Eric D. Snider

Something Wiki This Way Comes

Snide Remarks #534

"Something Wiki This Way Comes"

by Eric D. Snider

Published on March 5, 2007

Did you know that Wikipedia is full of anti-Christian and anti-American bias? Well, it is! For example, if you go to the Wikipedia page for "United States of America," you'll find this as the very first sentence: "The United States of America is a country of the western hemisphere, comprising fifty states and numerous territories." Oh, our territories are NUMEROUS, are they? We're just big ol' TERRITORY HOGS, aren't we? Well, excuse us, Mr. Wikipedia!

And the anti-Christian bias is obvious: First sentence about America, and no mention of Christianity, the religion embraced by every single one of the Founding Fathers? Your atheist roots are showing, Mr. Wikipedia!

Luckily, we have an alternate source for fast, reliable information without having to wade through Wikipedia's biases. That source? Books. Your library is full of them.

I am kidding, of course. If we go back to reading books instead of looking things up on the Internet, then the terrorists have won, just like the liberals always wanted them to. No, the alternate to Wikipedia that I refer to is a new project called Conservapedia. Conservapedia is, in its own words, "a much-needed alternative to Wikipedia, which is increasingly anti-Christian and anti-American." As the first example of Wikipedia's bias, the Conservapedia front page then says this: "On Wikipedia, many of the dates are provided in the anti-Christian 'C.E.' instead of 'A.D.'" The horror!

Conservapedia does not claim to be unbiased. Instead, it openly admits its bias -- "Conservapedia is an online resource and meeting place where we favor Christianity and America" -- unlike Wikipedia, which claims to be striving for neutrality while still sometimes using Christian-hating abbreviations such as "C.E." instead of "A.D."

(For the record, Wikipedia has no official policy on which you should use. Most articles use the traditional "B.C." and "A.D.," but there are some that use "B.C.E." and "C.E." -- "Before the Common Era" and "Common Era." I agree that "B.C.E." and "C.E." are needless variants, and that it's silly to remove a reference to Christ from the nomenclature when the dates themselves are still reckoned according to the year of his birth, i.e., 1492 A.D. is the same as 1492 C.E., for example. But I'm also pretty sure that, even as a Christian, I don't care which one people use, and hardly anyone uses the non-Christian one anyway.)

And so Conservapedia offers up tasty articles such as the one on Richard Nixon, which is two paragraphs long and begins by calling him "the 37th President of the Christian United States." (Coincidentally, he was also the 37th president of the regular United States. I guess "Christian United States" and "United States" use the same numbering system, like B.C. and B.C.E.) He was also, we are told, "the 36th Christian Vice President of the United States from 1953 to 1961, in the administration of Christian Dwight D. Eisenhower." This is vital information. Watergate is barely mentioned, though at only two paragraphs, even Nixon himself is barely mentioned.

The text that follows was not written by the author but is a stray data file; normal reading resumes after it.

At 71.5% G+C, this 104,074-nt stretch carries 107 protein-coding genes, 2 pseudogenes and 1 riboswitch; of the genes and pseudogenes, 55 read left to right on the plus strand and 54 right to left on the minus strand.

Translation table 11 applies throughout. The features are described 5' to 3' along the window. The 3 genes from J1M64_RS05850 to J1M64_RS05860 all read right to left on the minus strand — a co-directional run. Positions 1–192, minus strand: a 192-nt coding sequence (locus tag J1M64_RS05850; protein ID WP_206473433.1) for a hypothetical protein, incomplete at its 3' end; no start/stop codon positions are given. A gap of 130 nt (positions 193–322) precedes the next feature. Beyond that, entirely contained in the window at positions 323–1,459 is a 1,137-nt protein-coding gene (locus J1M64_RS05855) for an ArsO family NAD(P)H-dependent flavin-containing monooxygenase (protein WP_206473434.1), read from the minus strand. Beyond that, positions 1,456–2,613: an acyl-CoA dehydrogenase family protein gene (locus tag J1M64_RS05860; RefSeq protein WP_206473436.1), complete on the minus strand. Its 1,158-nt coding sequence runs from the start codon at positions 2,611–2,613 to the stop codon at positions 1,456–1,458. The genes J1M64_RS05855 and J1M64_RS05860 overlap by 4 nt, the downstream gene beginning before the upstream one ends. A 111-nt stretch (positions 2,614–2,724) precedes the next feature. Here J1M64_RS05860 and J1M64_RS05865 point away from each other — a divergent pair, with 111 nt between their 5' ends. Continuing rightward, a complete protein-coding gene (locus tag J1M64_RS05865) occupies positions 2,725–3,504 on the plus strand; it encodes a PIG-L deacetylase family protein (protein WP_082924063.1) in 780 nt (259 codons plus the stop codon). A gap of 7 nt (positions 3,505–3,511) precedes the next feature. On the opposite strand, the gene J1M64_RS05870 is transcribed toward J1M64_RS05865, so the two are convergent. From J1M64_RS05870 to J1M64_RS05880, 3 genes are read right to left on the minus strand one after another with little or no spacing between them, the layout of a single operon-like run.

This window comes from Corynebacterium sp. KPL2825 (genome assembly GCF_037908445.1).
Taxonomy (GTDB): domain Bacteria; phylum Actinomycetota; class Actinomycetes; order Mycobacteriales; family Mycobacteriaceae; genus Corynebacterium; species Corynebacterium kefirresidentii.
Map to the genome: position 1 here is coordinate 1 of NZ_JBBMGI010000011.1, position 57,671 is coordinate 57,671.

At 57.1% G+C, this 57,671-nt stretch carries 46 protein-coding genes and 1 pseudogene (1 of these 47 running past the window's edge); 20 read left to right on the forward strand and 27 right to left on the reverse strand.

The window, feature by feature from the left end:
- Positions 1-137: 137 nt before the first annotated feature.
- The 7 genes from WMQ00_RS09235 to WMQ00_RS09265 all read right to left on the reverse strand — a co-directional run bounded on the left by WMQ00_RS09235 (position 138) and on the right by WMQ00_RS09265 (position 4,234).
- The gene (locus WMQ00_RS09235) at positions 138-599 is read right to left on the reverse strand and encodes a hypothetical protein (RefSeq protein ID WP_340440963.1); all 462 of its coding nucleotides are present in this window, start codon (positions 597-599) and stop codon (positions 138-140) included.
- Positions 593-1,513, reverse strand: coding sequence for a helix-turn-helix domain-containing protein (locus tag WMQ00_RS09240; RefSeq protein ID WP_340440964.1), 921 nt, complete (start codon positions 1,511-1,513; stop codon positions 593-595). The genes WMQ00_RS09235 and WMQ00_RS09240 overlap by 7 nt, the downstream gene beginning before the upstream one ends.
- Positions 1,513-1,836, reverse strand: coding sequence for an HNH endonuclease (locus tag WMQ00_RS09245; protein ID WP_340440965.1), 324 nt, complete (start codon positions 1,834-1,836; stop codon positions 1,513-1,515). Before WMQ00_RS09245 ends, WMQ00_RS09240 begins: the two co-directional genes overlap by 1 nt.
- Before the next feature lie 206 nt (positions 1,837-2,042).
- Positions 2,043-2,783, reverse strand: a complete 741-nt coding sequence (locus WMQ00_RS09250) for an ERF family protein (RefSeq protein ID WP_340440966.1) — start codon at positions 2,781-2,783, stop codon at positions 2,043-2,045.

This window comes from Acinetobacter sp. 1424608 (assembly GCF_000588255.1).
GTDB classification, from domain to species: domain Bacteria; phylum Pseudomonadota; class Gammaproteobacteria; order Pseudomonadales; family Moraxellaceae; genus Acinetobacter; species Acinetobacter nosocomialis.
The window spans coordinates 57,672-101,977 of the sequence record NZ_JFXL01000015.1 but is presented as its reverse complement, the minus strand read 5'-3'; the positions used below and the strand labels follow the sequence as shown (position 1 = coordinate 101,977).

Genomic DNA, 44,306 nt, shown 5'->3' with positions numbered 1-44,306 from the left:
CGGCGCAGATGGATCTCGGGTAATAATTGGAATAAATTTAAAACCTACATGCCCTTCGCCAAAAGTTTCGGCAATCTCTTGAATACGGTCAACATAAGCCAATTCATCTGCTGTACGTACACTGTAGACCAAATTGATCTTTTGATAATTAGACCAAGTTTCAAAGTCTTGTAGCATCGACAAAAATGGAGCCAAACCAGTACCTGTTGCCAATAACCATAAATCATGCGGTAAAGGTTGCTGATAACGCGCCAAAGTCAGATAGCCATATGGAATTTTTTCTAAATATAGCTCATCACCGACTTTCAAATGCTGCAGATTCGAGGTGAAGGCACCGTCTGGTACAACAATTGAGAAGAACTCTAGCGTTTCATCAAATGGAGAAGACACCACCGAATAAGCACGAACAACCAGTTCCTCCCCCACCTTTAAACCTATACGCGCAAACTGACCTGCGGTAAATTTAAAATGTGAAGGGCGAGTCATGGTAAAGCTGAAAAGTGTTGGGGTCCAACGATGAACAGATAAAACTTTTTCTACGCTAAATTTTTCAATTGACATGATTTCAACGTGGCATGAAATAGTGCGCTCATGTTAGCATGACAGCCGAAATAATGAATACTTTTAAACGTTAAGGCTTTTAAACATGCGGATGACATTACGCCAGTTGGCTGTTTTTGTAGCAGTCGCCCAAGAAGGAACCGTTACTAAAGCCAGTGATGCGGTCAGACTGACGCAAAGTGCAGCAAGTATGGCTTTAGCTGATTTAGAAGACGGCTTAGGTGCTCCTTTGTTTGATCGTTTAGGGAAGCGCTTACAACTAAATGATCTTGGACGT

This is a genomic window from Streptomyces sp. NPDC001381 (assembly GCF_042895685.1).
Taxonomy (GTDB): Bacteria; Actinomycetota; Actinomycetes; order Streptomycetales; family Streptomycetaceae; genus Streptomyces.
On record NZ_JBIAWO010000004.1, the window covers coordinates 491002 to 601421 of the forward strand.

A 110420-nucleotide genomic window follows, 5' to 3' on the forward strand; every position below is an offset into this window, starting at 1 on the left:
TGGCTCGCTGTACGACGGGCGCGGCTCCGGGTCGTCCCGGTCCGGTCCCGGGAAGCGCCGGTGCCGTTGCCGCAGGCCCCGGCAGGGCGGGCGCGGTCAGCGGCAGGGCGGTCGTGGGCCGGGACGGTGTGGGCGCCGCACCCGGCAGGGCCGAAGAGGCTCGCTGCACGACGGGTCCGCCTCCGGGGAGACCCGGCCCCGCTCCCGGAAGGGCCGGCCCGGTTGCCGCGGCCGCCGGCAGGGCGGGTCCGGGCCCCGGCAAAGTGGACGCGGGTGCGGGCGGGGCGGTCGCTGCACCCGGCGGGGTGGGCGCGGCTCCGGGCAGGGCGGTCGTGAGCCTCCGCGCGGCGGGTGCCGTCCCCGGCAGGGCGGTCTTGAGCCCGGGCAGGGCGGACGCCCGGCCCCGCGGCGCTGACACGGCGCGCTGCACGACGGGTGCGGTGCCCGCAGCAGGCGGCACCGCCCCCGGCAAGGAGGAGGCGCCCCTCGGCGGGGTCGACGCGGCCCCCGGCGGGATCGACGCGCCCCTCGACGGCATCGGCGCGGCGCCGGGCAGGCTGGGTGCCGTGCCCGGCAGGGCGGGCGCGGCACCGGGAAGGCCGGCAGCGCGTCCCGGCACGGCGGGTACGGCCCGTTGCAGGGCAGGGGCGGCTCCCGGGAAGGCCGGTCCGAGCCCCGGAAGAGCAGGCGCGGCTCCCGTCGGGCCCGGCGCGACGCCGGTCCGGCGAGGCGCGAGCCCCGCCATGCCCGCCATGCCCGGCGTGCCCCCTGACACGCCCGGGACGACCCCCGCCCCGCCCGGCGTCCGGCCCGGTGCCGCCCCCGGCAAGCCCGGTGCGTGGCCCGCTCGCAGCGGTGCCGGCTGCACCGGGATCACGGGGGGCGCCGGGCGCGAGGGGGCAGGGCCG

Or here's the Bill Clinton entry, which begins: "William J. ('Bill') Clinton served as president of the United States from 1993-2001. Clinton never won a majority of the popular vote." The entry on George W. Bush doesn't mention that he didn't win a majority of the popular vote in his first election, either, though it does mention that "in 2004, George W. Bush won reelection by a popular margin of millions of votes [3 million, specifically], including a landslide victory in the State of Florida where the outcome had been so close in 2000." That "landslide" in Florida was 3,964,522 votes for Bush over 3,583,544 votes for John Kerry -- a difference of 380,978, or 5 percent of the total votes cast. I suspect that if the outcome had been the other way around, Conservapedia would call it a narrow victory, not a landslide. But that's just the liberal fact-monger in me talking.

The global warming page, as you might expect, is delightful. It acknowledges the recent international report from 113 countries asserting that global climate changes are very likely "not due to known natural causes alone" -- but then it points out this fact, which may not have occurred to you: "These scientists are mostly liberal athiests, untroubled by the hubris that man can destroy the Earth which God gave him."

Now, pointing out the misspelling of "atheists" would be petty, so we won't. But even if it's true that most scientists are liberal atheists -- and no source for that is cited, despite Conservapedia's frequent insistence that users cite sources -- I'm not sure how it's relevant. It's hubristic (i.e., arrogant) to think that mankind can destroy the Earth that God gave them? That doesn't make sense, logically or theologically. God gave us our physical bodies, too, yet we manage to destroy those pretty regularly. Are the Conservapedians saying that even if mankind joined together and TRIED to destroy the Earth, they wouldn't be able to? Call me a liberal athiest, but I don't think "it's hubris to think man can destroy the Earth" constitutes a valid argument against global warming.